Champions of Change: Chefs Move to Schools
Editor’s Note: Champions of Change is a weekly initiative to highlight Americans who are making an impact in their communities and help our country rise to the many challenges of the 21st century.
It is an honor to be named a Champion of Change by the White House for my work with school nutrition programs in the Pacific Northwest. Last Friday I joined a roundtable meeting with Administration officials and five other chefs from around the nation to discuss best practices for working with schools and teachers through the Chefs Move to Schools program.
We have an extraordinary opportunity in this country to influence a lifetime of healthy eating habits beginning with children and teens. Schools provide a perfect setting, both in the classroom and in the cafeteria. Chef volunteers with Chefs Move to Schools are ready to share their expertise to get kids excited about tasty, healthy foods.
In the classroom chefs can teach students through demonstration or hands-on cooking experiences. It could be something as simple as seasonal produce show-tell-and-taste, or a hands-on activity to build cooking confidence. Chefs in the classroom can also collaborate with the cafeteria to promote new healthy school menu items.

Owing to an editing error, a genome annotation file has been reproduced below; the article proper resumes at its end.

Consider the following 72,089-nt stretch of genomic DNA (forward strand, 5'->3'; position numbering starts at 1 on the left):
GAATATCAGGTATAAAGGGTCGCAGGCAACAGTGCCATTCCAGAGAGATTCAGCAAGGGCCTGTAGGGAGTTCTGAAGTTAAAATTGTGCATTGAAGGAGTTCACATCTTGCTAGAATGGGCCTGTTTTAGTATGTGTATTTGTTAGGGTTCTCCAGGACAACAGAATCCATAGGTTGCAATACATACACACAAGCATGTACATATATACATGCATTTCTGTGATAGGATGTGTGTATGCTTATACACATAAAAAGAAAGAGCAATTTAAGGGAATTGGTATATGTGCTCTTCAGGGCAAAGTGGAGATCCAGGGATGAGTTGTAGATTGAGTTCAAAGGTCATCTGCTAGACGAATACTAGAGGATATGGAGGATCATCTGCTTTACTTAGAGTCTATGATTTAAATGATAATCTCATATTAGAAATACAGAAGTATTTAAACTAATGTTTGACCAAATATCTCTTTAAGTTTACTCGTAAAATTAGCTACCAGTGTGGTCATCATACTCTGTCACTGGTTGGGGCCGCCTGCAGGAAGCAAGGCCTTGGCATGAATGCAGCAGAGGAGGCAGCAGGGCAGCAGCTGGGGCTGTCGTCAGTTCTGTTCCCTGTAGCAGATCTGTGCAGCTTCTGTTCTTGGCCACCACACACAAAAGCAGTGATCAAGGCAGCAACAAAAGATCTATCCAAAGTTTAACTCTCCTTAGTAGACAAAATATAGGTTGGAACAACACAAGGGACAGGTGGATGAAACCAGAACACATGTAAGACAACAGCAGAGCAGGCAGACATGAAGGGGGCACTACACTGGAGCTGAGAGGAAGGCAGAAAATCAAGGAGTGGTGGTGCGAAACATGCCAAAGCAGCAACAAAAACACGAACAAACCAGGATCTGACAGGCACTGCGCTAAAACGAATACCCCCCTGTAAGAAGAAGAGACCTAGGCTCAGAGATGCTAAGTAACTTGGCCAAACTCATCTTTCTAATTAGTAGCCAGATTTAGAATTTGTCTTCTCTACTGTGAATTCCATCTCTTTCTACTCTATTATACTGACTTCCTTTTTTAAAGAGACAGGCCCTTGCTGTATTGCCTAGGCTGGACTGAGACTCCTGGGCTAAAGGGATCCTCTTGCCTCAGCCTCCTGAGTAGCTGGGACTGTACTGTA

Chefs are school nutrition director’s allies. I recommend that school nutrition directors begin working with chef volunteers on simple projects. Chefs can provide 1-hour trainings on specific culinary techniques. For example, a knife skills lesson would help improve kitchen safety, efficiency, and could be tied into a new farm-to-school menu item that requires specific knife cuts.
School nutrition programs are doing an incredible job and making improvements every day. As a registered dietitian and chef working with school nutrition programs I have seen amazing work in schools around the Pacific Northwest. Schools menus now feature more delicious, from-scratch meals full of nutrient-rich foods. School nutrition program directors and cooks are passionate about serving nourishing meals and are enthusiastic about making changes. Their tremendous efforts for positive change should be recognized.
My experience at the White House and in the Champions of Change round table meeting was incredibly inspiring. There is a great deal of work ahead of us, however positive changes to school meals are happening every day. I am encouraged by the work of my colleagues at the table, and the enthusiasm of 2,500 chefs and 2,300 schools around the nation who have volunteered to participate in Chefs Move to Schools.